Skolars Begin Their Epic Journey

14th February 2012

London Skolars are about to embark on their most testing season to date – and that’s before they even step onto the pitch. On Sunday, Skolars will be travelling to Batley in Yorkshire for a Northern Rail Cup tie.

This is just the first match in a fixture list which will see the team covering over 4,000 miles this season with scheduled trips to the North East, Wales and Cumbria in addition to their regular visits to Lancashire and Yorkshire.

Being the only southern-based team in Co -Operative Championship 1 has always meant a heavy travelling schedule for the Skolars but this season it has taken on a whole new dimension. We play three Cumbrian teams, Workington Town, Whitehaven and Barrow, have one trip to the North East to play Gateshead and away games in North Wales at the Crusaders and South Wales to play the Scorpions.

In fact their second fixture in the Northern Rail Cup, the early season knock out competition, is another away trip, to Neath in South Wales to play the Scorpions on February 26th, a journey the team will be making later in the season for a league match.

The shortest away fixture for the club is the 344- mile round trip to Doncaster in south Yorkshire, hardly a local derby!

According to full-back Neil Thorman there are positives and negatives to travelling these long distances to games. The negatives are pretty obvious.

“We usually set off very early in the morning and players, just like most blokes, love their beds. Also sitting on a coach for four to five hours at a time unable to stretch your legs and move about isn’t great preparation,” says Neil.

Food and television are the next bugbear. “Some players in the past have had to rely on service station food, and in some places it isn’t very nutritional,” he said.” And there’s always an argument over what movies we watch (if the television is working).”

On some journeys two drivers are needed but if there’s only one then that driver must rest for at least an hour, making the drive time even longer.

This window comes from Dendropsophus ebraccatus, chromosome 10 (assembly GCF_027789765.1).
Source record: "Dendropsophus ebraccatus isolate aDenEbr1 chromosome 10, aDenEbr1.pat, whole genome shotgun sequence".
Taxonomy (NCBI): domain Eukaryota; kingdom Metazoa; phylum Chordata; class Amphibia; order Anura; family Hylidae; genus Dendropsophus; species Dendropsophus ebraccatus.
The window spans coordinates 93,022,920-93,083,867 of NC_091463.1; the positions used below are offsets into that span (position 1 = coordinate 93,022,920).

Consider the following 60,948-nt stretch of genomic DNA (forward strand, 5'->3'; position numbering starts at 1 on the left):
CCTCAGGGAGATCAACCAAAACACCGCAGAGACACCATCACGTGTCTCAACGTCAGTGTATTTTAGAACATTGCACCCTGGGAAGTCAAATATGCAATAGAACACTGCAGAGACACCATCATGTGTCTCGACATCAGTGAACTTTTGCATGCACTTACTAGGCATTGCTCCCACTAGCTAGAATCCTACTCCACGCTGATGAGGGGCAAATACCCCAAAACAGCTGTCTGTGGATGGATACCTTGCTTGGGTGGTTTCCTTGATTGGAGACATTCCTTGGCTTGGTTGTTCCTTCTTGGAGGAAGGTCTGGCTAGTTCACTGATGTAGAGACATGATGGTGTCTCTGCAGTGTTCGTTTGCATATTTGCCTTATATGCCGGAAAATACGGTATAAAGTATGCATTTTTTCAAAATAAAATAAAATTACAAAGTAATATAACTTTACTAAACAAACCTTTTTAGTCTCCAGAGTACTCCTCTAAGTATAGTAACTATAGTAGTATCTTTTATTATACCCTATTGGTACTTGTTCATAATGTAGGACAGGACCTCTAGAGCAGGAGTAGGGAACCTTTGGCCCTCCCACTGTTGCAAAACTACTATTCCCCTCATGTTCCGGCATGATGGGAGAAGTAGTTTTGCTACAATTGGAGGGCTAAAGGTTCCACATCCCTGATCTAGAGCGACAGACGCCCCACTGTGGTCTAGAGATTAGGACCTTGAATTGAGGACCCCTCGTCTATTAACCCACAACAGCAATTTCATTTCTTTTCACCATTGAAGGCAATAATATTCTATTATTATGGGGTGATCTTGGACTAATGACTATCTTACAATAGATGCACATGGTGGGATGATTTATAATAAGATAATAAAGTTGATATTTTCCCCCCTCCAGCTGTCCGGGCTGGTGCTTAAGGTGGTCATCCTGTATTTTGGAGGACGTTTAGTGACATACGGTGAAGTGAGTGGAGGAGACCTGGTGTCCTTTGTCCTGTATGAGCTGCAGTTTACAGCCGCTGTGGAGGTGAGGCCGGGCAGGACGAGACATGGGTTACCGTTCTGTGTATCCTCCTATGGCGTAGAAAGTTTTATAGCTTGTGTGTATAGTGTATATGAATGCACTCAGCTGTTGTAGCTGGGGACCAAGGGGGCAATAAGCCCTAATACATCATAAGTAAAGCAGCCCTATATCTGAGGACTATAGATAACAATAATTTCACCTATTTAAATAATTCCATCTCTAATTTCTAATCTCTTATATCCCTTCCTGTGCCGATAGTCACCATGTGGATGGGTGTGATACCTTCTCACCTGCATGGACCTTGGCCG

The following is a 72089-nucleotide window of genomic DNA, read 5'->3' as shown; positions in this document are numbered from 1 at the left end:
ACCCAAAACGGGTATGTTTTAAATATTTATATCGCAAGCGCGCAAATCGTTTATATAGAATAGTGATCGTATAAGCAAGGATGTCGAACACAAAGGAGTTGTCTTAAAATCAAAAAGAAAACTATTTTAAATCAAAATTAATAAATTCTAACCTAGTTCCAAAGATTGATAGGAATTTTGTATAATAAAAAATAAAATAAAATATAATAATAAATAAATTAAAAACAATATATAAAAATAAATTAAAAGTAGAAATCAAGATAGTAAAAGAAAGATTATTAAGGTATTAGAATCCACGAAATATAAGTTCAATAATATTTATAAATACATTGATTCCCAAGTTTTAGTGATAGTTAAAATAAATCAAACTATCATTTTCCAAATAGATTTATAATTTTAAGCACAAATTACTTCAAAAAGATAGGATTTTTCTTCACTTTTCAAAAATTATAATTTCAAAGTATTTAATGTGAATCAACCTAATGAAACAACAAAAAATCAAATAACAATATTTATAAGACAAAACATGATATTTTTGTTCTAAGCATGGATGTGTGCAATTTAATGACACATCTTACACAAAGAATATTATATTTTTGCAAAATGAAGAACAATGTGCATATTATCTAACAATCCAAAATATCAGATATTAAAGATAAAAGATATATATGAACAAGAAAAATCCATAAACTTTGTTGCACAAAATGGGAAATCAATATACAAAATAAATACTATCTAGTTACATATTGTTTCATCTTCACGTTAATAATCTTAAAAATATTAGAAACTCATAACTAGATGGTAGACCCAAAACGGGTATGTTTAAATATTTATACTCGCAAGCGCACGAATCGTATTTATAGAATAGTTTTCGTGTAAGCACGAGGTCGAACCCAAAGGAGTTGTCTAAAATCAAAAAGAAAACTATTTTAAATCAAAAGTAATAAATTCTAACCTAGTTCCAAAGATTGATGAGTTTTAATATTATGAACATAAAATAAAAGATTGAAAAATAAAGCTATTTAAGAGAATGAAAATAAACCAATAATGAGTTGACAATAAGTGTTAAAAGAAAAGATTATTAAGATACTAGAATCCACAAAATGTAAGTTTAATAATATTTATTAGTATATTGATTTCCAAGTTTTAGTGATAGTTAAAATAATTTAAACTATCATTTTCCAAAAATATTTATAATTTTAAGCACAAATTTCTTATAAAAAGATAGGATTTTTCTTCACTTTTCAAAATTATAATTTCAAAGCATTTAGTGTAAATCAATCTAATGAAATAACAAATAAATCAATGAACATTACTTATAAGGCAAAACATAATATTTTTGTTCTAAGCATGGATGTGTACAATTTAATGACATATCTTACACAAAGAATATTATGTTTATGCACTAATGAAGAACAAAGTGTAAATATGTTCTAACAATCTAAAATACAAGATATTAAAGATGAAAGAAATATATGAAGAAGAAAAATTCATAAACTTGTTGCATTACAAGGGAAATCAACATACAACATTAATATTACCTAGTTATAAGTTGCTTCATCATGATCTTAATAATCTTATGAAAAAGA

“Returning from games we sometimes only get back at three in the morning, when buses and the Tube have stopped working. When you do finally get home you perhaps have to get up at 7am for work on a Monday morning. ”

So much for the negatives, are there are positives? Neil reckons there are.

“When travelling on a bus for long periods there’s always a lot of banter that brings us closer as a team. On some of our really long journeys we are able to stay overnight in a hotel.

“So we will travel the previous day, maybe have a team run through and video session then on the day of the game we’ll have breakfast together and maybe run through another video, which a lot of home teams won’t get to do.

“However, this means Rugby League has taken up our whole weekend. A lot of the boys have wives, girlfriends and young families that they’d like to spend time with, which makes it tough.”

For some years now Skolars have used the services of Lanes Coaches, who transport the team all over the country. Graham Clarke of Lanes not only drives the team but is an avid supporter and it’s fair to say goes way beyond the call of duty by helping out with kit and equipment transfer as well a filling in wherever needed. Graham has been water carrier on may occasions and is an integral part of match days when the team play away. Graham has carried out just about every duty except playing, although he has turned out for the Masters team in the last year!

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